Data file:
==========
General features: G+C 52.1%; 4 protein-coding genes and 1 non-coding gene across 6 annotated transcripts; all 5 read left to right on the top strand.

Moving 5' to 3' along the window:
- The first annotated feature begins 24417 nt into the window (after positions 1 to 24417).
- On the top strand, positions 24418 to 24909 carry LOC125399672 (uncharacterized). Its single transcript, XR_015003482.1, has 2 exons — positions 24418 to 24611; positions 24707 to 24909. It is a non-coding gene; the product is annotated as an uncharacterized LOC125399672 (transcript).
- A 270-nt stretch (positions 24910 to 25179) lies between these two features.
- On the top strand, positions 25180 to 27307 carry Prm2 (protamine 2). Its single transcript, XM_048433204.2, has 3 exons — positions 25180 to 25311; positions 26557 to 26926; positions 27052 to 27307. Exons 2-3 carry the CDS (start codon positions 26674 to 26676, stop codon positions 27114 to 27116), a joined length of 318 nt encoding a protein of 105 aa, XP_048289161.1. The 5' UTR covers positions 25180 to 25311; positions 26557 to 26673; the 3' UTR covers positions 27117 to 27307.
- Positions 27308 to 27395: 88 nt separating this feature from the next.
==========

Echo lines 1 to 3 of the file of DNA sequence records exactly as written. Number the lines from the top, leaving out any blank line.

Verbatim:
General features: G+C 52.1%; 4 protein-coding genes and 1 non-coding gene across 6 annotated transcripts; all 5 read left to right on the top strand.

Moving 5' to 3' along the window:
- The first annotated feature begins 24417 nt into the window (after positions 1 to 24417).